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Postmodern Retellings 101: Robert Coover’s "The Dead Queen"


By the second half of the 20th century, modern retellings of fairy tales had spread over the globe for various reasons such as the development of literary criticism or postmodernist ideas. The former had received critical acclaim in the academic field to such an extent that it promoted a reaction against the established social conventions. Therefore, many cultural products and perspectives were revised. All postmodern authors presented in this series take classic (fairy) tales as the foundation for their works and rewrite them. Each transforms the classic tale into a modern creation by presenting them from a postmodern perspective.

The poststructuralist philosopher Jacques Derrida claims that it is necessary to revise all the misconceptions derived from modernity since they do not represent the substance of reality. This process of discovery is named "deconstruction". Therefore, the authors appropriate classical forms and assimilate them in terms of 1970s postmodernism, which addresses different themes, from feminism and sexuality to psychoanalysis. The purpose of this series is to show how modern retellings differ from the original fairy tales, that is, what elements the authors have changed in their stories to "make them postmodern".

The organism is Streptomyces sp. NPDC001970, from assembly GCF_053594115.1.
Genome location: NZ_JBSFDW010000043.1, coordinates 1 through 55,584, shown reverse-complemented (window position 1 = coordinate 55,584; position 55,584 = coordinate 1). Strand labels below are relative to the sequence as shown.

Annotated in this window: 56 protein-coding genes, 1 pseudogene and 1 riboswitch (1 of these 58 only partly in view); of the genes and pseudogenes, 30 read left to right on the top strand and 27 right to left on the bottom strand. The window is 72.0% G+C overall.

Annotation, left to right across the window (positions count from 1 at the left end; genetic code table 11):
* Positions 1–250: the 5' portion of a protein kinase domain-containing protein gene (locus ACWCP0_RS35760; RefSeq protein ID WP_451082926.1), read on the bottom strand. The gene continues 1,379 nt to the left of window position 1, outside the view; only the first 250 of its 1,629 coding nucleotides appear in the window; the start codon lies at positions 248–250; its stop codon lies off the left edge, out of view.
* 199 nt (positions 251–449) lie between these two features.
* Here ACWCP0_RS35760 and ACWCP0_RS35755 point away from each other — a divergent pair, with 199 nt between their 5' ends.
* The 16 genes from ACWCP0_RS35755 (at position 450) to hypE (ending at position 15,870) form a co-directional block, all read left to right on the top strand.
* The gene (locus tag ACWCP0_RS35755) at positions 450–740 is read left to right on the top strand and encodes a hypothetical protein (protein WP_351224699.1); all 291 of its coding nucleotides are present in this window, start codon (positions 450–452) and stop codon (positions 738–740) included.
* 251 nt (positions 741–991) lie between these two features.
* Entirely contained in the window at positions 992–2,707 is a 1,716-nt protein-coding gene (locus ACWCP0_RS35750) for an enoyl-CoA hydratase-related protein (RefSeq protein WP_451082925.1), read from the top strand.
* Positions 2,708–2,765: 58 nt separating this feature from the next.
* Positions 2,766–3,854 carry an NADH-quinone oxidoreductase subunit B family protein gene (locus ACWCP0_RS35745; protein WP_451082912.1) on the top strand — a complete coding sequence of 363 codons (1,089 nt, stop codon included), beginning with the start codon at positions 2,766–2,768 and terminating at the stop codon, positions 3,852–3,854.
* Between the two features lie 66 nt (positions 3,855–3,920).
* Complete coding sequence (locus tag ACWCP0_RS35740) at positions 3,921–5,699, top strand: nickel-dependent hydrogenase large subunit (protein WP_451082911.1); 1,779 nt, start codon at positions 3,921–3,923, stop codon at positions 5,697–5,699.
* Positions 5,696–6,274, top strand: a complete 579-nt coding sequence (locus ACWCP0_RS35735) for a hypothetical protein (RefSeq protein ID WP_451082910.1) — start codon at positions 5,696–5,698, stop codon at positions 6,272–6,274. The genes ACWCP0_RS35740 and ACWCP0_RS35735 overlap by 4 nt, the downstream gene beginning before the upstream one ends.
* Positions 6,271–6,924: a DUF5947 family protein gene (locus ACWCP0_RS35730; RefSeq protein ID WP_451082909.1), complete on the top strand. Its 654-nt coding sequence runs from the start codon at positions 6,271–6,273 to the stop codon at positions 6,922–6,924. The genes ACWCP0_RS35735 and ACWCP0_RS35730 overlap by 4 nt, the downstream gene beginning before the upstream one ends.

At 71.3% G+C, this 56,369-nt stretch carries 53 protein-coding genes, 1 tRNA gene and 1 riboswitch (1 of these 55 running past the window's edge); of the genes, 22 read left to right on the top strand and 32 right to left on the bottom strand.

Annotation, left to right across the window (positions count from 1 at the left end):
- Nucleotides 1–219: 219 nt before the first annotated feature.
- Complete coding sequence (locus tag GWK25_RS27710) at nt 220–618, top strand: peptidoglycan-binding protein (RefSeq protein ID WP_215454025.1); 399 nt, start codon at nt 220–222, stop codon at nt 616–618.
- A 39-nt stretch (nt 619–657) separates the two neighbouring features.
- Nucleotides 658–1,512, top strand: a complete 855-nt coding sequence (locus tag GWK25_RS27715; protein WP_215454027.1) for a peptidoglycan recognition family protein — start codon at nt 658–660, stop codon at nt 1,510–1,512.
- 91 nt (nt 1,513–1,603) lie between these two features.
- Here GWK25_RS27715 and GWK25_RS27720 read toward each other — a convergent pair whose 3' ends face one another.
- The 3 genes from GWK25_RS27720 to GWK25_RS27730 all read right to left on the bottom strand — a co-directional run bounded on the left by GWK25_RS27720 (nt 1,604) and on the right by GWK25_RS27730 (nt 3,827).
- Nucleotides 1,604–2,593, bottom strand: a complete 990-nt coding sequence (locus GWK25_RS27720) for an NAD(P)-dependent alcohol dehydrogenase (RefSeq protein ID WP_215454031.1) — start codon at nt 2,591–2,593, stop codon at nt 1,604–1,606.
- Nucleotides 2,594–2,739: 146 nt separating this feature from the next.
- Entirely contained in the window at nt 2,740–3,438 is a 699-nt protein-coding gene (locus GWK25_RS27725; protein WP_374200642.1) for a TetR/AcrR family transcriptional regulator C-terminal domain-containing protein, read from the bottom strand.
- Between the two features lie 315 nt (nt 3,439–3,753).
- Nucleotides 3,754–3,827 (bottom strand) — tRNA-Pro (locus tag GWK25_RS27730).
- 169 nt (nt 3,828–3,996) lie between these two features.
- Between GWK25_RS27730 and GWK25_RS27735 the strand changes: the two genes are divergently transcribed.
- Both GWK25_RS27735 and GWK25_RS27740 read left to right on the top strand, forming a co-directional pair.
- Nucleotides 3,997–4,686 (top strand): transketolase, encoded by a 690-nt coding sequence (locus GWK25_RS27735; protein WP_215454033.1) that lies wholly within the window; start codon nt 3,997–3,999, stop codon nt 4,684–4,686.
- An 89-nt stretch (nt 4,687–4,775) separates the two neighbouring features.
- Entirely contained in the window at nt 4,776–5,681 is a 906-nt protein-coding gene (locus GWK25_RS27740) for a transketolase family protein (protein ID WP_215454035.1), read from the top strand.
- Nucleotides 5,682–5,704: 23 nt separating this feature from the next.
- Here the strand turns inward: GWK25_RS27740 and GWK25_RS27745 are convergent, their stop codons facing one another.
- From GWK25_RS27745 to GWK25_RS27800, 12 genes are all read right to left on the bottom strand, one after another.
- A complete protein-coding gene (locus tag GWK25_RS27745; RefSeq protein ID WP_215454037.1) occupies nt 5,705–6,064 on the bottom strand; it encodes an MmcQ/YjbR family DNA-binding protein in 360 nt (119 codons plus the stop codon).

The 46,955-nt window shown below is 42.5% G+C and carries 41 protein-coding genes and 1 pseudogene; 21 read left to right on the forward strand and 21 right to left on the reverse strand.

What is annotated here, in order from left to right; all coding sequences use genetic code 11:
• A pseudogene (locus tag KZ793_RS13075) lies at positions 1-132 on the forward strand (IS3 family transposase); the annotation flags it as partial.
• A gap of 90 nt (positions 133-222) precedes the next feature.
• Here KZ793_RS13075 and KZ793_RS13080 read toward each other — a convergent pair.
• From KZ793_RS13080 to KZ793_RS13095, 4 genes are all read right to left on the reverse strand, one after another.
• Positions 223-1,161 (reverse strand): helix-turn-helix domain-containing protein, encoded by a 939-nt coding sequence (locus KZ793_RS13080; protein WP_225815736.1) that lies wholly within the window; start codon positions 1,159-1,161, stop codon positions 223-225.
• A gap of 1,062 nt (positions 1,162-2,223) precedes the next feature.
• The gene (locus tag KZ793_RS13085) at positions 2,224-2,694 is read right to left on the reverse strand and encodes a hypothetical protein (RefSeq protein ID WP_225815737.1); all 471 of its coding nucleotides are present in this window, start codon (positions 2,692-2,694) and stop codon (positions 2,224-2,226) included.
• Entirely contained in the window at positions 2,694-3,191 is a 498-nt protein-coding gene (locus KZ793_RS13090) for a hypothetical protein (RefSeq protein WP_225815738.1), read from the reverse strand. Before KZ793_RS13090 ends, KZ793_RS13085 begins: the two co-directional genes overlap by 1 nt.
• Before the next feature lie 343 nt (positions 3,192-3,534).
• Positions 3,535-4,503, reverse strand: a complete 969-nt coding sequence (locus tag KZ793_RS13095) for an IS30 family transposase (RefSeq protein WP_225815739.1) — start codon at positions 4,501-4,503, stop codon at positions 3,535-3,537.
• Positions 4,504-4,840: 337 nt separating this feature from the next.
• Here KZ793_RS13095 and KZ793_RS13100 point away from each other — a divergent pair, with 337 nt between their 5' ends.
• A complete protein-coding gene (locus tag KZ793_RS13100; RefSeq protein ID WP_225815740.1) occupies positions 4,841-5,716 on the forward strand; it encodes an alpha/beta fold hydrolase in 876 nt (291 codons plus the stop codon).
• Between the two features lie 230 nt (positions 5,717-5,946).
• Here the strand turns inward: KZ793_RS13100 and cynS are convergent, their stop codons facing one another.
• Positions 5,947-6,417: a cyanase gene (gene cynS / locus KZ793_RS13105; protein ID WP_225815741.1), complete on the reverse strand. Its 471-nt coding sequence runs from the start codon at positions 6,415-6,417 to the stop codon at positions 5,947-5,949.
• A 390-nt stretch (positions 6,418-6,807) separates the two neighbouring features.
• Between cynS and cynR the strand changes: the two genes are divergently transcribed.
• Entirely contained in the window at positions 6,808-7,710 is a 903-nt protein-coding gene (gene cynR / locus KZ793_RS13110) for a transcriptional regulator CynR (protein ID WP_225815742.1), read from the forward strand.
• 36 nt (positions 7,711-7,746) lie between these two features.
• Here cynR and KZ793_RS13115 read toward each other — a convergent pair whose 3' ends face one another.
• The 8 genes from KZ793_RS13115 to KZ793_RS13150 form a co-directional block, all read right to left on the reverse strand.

This series will be divided as follows:

  1. Postmodern Retellings 101: Postmodernist Perspectives and Subversion

  2. Postmodern Retellings 101: Robert Coover’s The Dead Queen

  3. Postmodern Retellings 101: Angela Carter’s The Tiger's Bride

  4. Postmodern Retellings 101: Sylvia Plath’s The Princess and the Goblins

  5. Postmodern Retellings 101: Anne Sexton’s Rapunzel

  6. Postmodern Retellings 101: Olga Broumas’s Cinderella

Postmodern Retellings 101: Robert Coover’s "The Dead Queen"

Robert Coover’s The Dead Queen (1973) is a retelling of Snow White that focuses on the subversion of the innocent but ambiguous heroine’s role. It is a sequel to the original tale and gives Prince Charming a major role in the narrative since he becomes the narrator. As the plot unfolds, the prince doubts the true identity of his wife, Snow White, and suspects she is the embodiment of the evil dead queen (Bacchilega, 1988).